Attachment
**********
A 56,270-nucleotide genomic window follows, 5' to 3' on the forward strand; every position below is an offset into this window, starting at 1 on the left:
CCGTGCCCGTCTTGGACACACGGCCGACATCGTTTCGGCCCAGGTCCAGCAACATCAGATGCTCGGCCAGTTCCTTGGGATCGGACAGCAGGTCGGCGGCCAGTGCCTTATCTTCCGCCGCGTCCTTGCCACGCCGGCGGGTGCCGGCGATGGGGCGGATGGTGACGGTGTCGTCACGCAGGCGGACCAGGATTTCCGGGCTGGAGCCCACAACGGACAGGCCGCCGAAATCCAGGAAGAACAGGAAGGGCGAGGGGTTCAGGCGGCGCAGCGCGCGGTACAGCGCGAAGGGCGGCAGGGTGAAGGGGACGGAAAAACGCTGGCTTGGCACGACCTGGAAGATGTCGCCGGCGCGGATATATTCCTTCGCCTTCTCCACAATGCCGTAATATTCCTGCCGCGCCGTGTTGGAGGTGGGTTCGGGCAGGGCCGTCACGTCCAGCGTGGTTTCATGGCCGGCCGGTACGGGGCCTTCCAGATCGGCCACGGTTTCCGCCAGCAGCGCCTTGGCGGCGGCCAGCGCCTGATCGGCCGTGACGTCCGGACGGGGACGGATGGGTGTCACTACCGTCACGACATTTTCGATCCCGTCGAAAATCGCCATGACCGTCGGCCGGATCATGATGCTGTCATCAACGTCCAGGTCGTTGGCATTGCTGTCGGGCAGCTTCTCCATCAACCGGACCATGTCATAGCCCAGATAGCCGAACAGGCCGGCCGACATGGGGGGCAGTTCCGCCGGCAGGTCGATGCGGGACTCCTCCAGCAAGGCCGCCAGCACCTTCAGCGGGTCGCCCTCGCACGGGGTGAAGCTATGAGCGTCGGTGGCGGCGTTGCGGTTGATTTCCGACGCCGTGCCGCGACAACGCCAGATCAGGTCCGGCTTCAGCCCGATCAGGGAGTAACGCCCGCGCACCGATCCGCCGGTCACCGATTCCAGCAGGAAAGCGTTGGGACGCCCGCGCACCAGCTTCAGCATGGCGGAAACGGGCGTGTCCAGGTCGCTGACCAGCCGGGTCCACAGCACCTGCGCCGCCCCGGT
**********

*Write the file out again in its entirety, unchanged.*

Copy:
A 56,270-nucleotide genomic window follows, 5' to 3' on the forward strand; every position below is an offset into this window, starting at 1 on the left:
CCGTGCCCGTCTTGGACACACGGCCGACATCGTTTCGGCCCAGGTCCAGCAACATCAGATGCTCGGCCAGTTCCTTGGGATCGGACAGCAGGTCGGCGGCCAGTGCCTTATCTTCCGCCGCGTCCTTGCCACGCCGGCGGGTGCCGGCGATGGGGCGGATGGTGACGGTGTCGTCACGCAGGCGGACCAGGATTTCCGGGCTGGAGCCCACAACGGACAGGCCGCCGAAATCCAGGAAGAACAGGAAGGGCGAGGGGTTCAGGCGGCGCAGCGCGCGGTACAGCGCGAAGGGCGGCAGGGTGAAGGGGACGGAAAAACGCTGGCTTGGCACGACCTGGAAGATGTCGCCGGCGCGGATATATTCCTTCGCCTTCTCCACAATGCCGTAATATTCCTGCCGCGCCGTGTTGGAGGTGGGTTCGGGCAGGGCCGTCACGTCCAGCGTGGTTTCATGGCCGGCCGGTACGGGGCCTTCCAGATCGGCCACGGTTTCCGCCAGCAGCGCCTTGGCGGCGGCCAGCGCCTGATCGGCCGTGACGTCCGGACGGGGACGGATGGGTGTCACTACCGTCACGACATTTTCGATCCCGTCGAAAATCGCCATGACCGTCGGCCGGATCATGATGCTGTCATCAACGTCCAGGTCGTTGGCATTGCTGTCGGGCAGCTTCTCCATCAACCGGACCATGTCATAGCCCAGATAGCCGAACAGGCCGGCCGACATGGGGGGCAGTTCCGCCGGCAGGTCGATGCGGGACTCCTCCAGCAAGGCCGCCAGCACCTTCAGCGGGTCGCCCTCGCACGGGGTGAAGCTATGAGCGTCGGTGGCGGCGTTGCGGTTGATTTCCGACGCCGTGCCGCGACAACGCCAGATCAGGTCCGGCTTCAGCCCGATCAGGGAGTAACGCCCGCGCACCGATCCGCCGGTCACCGATTCCAGCAGGAAAGCGTTGGGACGCCCGCGCACCAGCTTCAGCATGGCGGAAACGGGCGTGTCCAGGTCGCTGACCAGCCGGGTCCACAGCACCTGCGCCGCCCCGGT